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The future USS Fort Lauderdale (LPD 28) departs Huntington Ingalls Shipyard on Jan. 26, 2022, to conduct acceptance trials in the Gulf of Mexico. The amphibious transport dock ship sailed away from its berth at Ingalls Shipbuilding Monday, July 11, headed for the Florida city for which it is named and commissioning into the U.S. Navy fleet.

The future USS Fort Lauderdale (LPD 28) departs Huntington Ingalls Shipyard on Jan. 26, 2022, to conduct acceptance trials in the Gulf of Mexico. The amphibious transport dock ship sailed away from its berth at Ingalls Shipbuilding Monday, July 11, headed for the Florida city for which it is named and commissioning into the U.S. Navy fleet. (Dustin Knight/U.S. Navy)

PASCAGOULA, Miss. (Tribune News Service) — Amphibious transport dock ship USS Fort Lauderdale (LPD 28) sailed away from its berth at Ingalls Shipbuilding Monday, headed for the Florida city for which it is named and commissioning into the U.S. Navy fleet.

“Watching Fort Lauderdale sail away to join the Navy’s fleet is a very proud moment for our entire LPD shipbuilding team and our skilled workforce,” said Ingalls LPD program manager Mike Pruitt. “Our shipbuilders have done an outstanding job building a mission capable ship for these sailors and our country.”

LPD 28 is named in honor of the Florida city and its long ties to the U.S. Navy, dating back to the mid 1800s and including its service as a naval training center during World War II.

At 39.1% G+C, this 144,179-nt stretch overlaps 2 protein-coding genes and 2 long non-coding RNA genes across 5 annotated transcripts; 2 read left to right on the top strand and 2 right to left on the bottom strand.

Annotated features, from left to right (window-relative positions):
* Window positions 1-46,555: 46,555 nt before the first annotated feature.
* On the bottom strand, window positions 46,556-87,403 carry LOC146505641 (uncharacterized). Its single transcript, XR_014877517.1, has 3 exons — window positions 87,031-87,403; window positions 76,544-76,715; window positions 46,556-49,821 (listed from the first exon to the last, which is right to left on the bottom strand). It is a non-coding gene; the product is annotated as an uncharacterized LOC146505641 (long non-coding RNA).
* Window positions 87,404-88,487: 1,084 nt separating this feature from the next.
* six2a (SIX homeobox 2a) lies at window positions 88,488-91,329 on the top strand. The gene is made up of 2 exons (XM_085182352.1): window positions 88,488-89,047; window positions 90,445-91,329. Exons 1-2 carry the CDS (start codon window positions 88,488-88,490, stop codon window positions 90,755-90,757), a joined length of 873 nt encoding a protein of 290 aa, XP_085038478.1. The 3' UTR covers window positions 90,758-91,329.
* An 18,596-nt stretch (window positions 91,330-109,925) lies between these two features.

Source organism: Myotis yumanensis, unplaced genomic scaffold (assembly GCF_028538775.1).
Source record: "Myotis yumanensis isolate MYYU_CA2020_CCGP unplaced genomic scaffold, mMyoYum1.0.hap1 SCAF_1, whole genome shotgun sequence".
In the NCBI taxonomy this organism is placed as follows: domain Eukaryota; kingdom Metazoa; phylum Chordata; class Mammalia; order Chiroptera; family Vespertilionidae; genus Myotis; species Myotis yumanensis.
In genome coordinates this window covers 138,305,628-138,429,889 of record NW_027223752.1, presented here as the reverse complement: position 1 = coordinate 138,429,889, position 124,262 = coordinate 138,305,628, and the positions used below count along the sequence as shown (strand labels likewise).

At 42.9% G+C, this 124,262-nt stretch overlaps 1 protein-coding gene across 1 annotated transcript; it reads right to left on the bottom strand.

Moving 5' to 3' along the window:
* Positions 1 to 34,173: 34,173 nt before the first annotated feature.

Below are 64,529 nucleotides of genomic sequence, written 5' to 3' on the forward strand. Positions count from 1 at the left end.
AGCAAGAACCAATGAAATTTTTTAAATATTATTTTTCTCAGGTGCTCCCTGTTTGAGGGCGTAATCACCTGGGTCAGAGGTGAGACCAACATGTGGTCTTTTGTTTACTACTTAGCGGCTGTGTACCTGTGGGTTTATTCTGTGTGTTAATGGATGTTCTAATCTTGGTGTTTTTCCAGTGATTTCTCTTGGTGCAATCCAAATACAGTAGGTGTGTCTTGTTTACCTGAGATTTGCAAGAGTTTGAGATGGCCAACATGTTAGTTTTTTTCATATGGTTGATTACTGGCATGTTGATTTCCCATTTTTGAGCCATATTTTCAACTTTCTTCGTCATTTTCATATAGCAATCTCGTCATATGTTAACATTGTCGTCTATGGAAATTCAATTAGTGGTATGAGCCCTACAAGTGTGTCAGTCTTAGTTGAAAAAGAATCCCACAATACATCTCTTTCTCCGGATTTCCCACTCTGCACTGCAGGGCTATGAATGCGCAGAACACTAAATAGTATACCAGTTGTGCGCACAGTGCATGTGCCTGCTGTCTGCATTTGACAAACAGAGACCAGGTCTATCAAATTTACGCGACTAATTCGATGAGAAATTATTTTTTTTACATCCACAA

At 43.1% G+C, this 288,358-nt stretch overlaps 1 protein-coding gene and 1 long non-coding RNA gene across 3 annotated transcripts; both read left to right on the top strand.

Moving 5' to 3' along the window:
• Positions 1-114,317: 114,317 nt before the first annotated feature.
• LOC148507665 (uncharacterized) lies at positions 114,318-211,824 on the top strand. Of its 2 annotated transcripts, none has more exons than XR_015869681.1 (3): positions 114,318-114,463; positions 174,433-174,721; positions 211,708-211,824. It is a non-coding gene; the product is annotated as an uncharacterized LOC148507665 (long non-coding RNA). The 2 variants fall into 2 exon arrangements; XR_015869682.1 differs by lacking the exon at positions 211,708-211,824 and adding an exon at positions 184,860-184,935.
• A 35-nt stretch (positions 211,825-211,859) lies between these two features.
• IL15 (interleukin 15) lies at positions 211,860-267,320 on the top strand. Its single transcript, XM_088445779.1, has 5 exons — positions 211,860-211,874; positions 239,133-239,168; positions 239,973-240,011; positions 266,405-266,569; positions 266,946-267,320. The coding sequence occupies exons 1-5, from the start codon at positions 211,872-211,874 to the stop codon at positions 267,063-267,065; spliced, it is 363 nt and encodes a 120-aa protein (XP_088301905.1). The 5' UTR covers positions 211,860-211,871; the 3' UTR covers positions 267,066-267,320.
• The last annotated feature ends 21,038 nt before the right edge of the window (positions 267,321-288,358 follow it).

It is scheduled to be commissioned in Fort Lauderdale on July 30. Christening ceremonies for LPD 28 were held last August.

Amphibious transport dock ship USS Fort Lauderdale (LPD 28) sailed away from its berth at Ingalls Shipbuilding Monday, July 11, 2022, headed for the Florida city for which it is named and commissioning into the U.S. Navy fleet.

Amphibious transport dock ship USS Fort Lauderdale (LPD 28) sailed away from its berth at Ingalls Shipbuilding Monday, July 11, 2022, headed for the Florida city for which it is named and commissioning into the U.S. Navy fleet. (U.S. Navy)

“Ingalls Shipbuilders take great pride in knowing that each and every amphibious ship that leaves this shipyard will support our Navy and Marine Corps team defending our nation,” said Ingalls president Kari Wilkinson. “We at Ingalls remain committed to this partnership and consider it a privilege to serve those who serve.”

Fort Lauderdale is the 12th of the San Antonio class of warship built by Ingalls and was delivered to the U.S. Navy in March following successful completion of acceptance sea trials.

Two other LPDs are currently under construction at Ingalls — Richard M. McCool Jr. (LPD 29) and the first Flight II amphibious ship in the class, Harrisburg (LPD 30). Fabrication for the 15th San Antonio-class ship — Pittsburgh (LPD 31) — is set to begin later in 2022.

Amphibious transport dock ships are a major part of the Navy’s 21st century expeditionary force, deployed with a U.S. Marine Corps Air-Ground Task Force for amphibious and expeditionary crisis response operations that range from deterrence and joint-force enablement to humanitarian assistance and disaster relief.

©2022 Advance Local Media LLC.

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Distributed by Tribune Content Agency, LLC.


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